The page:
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Spalding Crisis Management 101:

Spalding Crisis Management 101:

I must say I continue to be very impressed with the way Spalding is handling this NBA ball recall thing. Talk about taking the high road. This afternoon, I checked out the Spalding Web site to see this:

Based upon the NBA’s decision to switch back to a leather Game Ball starting January 1st, Spalding is offering a full refund to consumers who have purchased and want to return the 2-panel microfiber composite NBA Game Ball.

To claim your full refund ($115 in total per ball -- $100 for the retail value of the ball and $15 to cover previously paid taxes and shipping charges back to Spalding), please follow the below 2 steps:

1. Call 1-800-SPALDING or click here to receive a Return Authorization number by phone or e-mail.

2. Ship the microfiber composite NBA Game Ball, along with your name, address, telephone number, Return Authorization code and copy of your sales receipt (if available) to:

Spalding
Attn: Consumer Returns/NBA Game Ball
150 Brookdale Drive
Springfield, MA 01104

If you have specific questions, feel free to call us at 1-800-SPALDING. This refund offer is valid through January 31, 2007. Please allow 3 to 4 weeks for processing of your refund.

We apologize for any inconvenience this Game Ball switch may have caused you. Thank you for your patience and understanding.

Spalding

All I will say is wow. That could be a lot of money to give back. But it’s also a way to make sure your brand won’t alienate future consumers. With that plan, I’m betting anyone who returns the basketball goes back and buys the old leather basketball made by Spalding.

By the way, all the retailers that sold the ball will get to keep the money from the sale.

We knew this was coming….

People for the Ethical Treatment of Animals is upset with the NBA ball going back to leather. Here are the best excerpts from a letter than we obtained, written by Dan Shannon, PETA’s manager of campaigns:

“PETA would like to offer a lifetime supply of cruelty-free hand cream to any NBA siss …. Excuse me, superstar who’d be willing to give the composite ball another shot….The hand cream comes in a variety of scents, including 'Filthy Rich Organic' (perfect for any overpaid millionaire)."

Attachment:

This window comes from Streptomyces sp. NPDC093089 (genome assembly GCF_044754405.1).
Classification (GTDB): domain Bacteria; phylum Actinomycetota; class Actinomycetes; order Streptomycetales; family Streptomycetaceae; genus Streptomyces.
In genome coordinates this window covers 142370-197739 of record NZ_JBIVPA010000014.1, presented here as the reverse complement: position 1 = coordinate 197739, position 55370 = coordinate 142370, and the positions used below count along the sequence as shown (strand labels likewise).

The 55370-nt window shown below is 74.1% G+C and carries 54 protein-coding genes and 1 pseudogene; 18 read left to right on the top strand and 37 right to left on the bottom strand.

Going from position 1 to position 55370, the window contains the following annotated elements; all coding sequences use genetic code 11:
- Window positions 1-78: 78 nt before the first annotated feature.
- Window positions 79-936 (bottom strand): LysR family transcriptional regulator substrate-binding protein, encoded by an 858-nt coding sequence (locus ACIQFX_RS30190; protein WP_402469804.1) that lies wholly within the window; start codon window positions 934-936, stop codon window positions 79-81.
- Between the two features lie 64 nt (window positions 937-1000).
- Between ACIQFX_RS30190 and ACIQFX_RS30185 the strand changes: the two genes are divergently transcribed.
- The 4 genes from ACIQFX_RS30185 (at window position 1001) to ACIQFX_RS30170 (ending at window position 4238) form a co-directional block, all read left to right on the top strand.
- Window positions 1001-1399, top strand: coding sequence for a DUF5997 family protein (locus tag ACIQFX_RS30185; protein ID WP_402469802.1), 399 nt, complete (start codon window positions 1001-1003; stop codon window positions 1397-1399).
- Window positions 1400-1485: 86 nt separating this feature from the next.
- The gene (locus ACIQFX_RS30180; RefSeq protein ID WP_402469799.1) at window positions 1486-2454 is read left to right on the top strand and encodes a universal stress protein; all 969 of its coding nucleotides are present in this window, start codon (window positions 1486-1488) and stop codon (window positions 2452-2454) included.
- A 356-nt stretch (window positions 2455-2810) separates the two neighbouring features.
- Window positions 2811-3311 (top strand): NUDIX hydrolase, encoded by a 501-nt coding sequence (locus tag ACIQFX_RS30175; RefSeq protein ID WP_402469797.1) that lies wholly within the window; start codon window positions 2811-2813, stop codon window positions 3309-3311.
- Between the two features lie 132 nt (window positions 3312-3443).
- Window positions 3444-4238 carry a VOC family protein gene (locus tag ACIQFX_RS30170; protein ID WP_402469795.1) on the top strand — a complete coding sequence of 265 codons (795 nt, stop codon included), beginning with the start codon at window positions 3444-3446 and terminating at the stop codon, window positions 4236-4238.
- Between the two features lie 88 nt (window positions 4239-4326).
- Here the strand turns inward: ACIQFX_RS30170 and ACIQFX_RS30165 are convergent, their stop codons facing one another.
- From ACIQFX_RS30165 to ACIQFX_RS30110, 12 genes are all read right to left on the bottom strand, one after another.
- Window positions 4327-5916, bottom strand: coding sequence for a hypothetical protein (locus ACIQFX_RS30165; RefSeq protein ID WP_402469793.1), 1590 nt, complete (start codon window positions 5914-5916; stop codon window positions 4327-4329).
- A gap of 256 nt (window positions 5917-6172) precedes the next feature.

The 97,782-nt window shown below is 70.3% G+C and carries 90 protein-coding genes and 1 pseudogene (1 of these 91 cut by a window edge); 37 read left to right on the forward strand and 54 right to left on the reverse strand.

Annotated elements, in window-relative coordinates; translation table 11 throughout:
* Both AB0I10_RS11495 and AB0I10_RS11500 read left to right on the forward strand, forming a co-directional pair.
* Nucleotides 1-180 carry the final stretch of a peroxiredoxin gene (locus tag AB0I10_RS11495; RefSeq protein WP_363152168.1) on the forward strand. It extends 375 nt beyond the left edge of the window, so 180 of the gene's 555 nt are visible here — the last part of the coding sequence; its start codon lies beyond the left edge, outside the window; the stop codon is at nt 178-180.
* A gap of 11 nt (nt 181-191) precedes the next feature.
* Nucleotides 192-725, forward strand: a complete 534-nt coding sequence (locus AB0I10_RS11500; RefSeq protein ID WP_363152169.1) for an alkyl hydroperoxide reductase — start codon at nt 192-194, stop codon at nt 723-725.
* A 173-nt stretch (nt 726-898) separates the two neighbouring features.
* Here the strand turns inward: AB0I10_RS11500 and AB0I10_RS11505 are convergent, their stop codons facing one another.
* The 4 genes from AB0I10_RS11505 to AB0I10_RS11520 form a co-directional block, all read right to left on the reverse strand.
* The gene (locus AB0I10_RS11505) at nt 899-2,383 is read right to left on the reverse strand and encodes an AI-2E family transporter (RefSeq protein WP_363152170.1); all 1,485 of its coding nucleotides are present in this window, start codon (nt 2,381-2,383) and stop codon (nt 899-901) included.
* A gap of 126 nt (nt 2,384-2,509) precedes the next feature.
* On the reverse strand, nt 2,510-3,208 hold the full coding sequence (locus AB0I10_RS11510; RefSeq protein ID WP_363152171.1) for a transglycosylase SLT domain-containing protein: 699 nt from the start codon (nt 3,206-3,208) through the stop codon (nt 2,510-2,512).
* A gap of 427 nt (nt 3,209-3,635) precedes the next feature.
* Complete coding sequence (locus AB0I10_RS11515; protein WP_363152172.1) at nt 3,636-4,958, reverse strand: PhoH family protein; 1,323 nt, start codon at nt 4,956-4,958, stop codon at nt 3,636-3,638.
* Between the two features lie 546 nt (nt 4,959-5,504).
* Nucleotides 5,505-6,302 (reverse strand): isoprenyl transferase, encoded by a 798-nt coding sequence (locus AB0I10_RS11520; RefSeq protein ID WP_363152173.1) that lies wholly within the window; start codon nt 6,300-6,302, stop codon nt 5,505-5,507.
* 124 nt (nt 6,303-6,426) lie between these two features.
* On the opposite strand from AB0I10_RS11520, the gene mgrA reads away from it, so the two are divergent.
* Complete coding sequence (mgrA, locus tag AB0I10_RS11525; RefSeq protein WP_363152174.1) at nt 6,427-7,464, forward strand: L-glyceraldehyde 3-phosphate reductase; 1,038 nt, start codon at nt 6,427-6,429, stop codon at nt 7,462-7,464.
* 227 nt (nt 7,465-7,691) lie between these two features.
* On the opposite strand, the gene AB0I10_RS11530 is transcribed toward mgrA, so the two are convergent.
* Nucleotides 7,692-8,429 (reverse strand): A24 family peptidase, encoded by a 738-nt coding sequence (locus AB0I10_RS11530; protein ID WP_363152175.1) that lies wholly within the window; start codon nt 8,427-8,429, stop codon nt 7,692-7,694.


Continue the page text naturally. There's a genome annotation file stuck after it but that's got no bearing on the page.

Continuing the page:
"Shaq, as one of the players who has been most critical of the composite ball, perhaps you’ll volunteer to be our test case - since you’ve only played four games all season, surely you have time to work a moisturizing routine into your schedule. Or LeBron, maybe you’re interested. The NCAA has used the composite ball for years - so it’s not only an education that you missed out on. Maybe you just need some more time to adjust."

"In the interest of sparing thousands of cows a hideous, unnecessary death, please consider this suggestion.”

Fewer Rushing For Tiki:

On Sunday, Tiki Barber might have become the 21st player to run for more than 10,000 yards, but his jersey sales seem to be slowing. One retailer with a large chain has told us that Giants fans who come into his New Jersey store look at the wall of Giants jerseys and can no longer bring themselves to spend money on Barber, given that the Giants running back has already said he is retiring at the end of the year. While they might be less popular, we’re told that no retailer has actually cancelled orders for Barber jerseys.

The New Ball Everyone Is Talking About:

Rarely does a Saturday Night Live skit become a true commercial opportunity. Gatorade certainly isn’t going to make a Cookie Dough flavor. And General Mills isn’t coming out with Colon Blow cereal (even though it does have the fiber equivalent of 30,000 bowls of cereal in just one serving). And no, we don’t know of any baseball players that have used a product called Flex, the deodorant infused with steroids. That being said, not everything is off limits.

Many years ago on Saturday Night Live, there was this skit called Delicious Dish. Where two fictional NPR radio hosts, Margaret Jo McCullen and Terry Rialto, talked about their favorite holiday recipes. They brought on the owner of a holiday bakery called Season’s Eatings, Pete Schwetty, which was played by Alec Baldwin. In one of my favorite segments of all time, Baldwin talked about how his company makes balls - popcorn, cheese and rum. His big line was, “No one can resist my Schwetty Balls.”

I’m telling you this story because there’s a golf ball company now called Schwetty Balls. They sell these things by the dozen for $22.95.

I spoke with the brand’s founder Glen Head who said, “I was surprised that there was no trademarks on the name.” So Head - who is a newspaper publisher in Benton Harbor, Michigan -- filed for a trademark, which was registered in April of this year. “Apparently the word ‘Schwetty didn’t exist in the U.S. Trademark and Patent Office database,” Head said. The product is still in its infancy, though it did get Martin’s PGA Superstore -- which has six store locations on the East Coast.

Questions? Comments? SportsBiz@cnbc.com

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